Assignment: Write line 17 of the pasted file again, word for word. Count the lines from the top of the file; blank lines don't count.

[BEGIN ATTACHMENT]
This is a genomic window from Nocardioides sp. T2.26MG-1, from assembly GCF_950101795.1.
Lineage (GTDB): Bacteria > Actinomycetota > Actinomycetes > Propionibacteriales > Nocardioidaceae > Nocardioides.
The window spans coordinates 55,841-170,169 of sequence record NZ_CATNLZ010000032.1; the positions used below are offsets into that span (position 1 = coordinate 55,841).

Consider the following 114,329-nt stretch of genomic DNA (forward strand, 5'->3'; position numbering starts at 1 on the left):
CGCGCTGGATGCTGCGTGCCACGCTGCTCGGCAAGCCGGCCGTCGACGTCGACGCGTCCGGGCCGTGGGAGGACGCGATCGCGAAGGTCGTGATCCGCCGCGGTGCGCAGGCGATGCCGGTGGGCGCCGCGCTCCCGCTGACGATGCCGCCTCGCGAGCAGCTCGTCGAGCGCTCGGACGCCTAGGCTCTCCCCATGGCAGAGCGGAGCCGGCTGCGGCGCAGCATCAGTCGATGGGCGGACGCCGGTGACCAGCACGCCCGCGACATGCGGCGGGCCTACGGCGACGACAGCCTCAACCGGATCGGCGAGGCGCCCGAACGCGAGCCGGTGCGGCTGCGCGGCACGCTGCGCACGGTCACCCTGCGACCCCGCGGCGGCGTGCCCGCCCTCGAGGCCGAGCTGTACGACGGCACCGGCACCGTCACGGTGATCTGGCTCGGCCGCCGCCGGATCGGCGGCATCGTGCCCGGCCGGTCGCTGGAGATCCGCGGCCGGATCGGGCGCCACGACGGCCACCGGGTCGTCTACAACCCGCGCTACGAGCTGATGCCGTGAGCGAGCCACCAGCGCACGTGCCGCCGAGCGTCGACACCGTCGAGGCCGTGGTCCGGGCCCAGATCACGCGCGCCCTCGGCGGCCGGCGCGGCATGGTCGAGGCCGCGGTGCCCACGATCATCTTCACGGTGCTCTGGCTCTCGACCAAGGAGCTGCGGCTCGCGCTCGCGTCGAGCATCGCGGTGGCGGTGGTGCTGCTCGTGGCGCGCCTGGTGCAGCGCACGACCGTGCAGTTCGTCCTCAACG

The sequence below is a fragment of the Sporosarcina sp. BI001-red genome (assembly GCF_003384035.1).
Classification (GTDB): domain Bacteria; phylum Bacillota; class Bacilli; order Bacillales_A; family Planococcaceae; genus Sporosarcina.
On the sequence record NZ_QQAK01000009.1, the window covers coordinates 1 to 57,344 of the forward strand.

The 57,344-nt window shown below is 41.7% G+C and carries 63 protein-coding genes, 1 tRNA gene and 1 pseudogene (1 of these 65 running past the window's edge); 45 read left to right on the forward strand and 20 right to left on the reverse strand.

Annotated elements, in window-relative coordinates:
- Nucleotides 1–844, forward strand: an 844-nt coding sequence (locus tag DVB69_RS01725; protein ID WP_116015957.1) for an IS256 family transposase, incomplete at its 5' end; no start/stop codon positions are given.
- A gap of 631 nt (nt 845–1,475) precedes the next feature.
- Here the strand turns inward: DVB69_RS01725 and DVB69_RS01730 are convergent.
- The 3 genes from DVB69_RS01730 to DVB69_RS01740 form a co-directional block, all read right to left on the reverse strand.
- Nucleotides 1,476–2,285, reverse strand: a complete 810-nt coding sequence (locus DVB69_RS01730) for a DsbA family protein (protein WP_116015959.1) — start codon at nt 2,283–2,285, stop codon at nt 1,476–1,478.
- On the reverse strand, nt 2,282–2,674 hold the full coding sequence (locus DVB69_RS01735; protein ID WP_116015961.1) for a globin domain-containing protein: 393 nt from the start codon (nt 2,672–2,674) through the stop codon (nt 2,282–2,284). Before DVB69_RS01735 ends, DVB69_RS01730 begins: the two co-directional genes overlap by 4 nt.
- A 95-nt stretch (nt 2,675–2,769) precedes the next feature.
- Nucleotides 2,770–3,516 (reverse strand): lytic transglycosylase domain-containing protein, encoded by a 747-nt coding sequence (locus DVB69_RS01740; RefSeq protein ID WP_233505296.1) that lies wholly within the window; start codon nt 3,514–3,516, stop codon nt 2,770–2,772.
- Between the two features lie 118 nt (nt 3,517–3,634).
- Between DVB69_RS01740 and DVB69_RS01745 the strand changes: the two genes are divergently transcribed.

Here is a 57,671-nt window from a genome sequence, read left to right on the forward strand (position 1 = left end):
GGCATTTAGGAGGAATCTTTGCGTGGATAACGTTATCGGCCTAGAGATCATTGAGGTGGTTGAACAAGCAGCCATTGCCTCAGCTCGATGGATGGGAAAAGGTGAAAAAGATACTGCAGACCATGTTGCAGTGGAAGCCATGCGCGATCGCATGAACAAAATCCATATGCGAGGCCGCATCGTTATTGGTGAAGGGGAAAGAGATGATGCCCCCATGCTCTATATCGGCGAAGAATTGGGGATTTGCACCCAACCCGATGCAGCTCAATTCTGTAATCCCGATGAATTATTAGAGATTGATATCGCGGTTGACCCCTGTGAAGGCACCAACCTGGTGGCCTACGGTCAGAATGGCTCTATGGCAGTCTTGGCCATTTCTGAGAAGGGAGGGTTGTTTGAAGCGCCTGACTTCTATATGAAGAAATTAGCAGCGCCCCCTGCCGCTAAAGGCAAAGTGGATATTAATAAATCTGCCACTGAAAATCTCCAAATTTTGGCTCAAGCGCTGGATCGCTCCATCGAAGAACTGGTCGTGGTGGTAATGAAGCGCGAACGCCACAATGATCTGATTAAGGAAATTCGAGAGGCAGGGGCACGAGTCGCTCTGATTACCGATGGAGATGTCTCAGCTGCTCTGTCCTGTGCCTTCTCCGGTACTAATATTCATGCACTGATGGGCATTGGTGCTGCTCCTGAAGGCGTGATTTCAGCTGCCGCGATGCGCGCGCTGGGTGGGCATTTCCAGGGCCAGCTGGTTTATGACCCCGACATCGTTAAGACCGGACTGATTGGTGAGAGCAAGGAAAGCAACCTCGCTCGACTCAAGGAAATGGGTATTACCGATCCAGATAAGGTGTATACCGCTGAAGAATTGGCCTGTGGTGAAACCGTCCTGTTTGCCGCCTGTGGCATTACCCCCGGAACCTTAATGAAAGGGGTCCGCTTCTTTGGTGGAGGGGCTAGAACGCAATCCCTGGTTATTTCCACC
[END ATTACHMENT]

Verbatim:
- A 95-nt stretch (nt 2,675–2,769) precedes the next feature.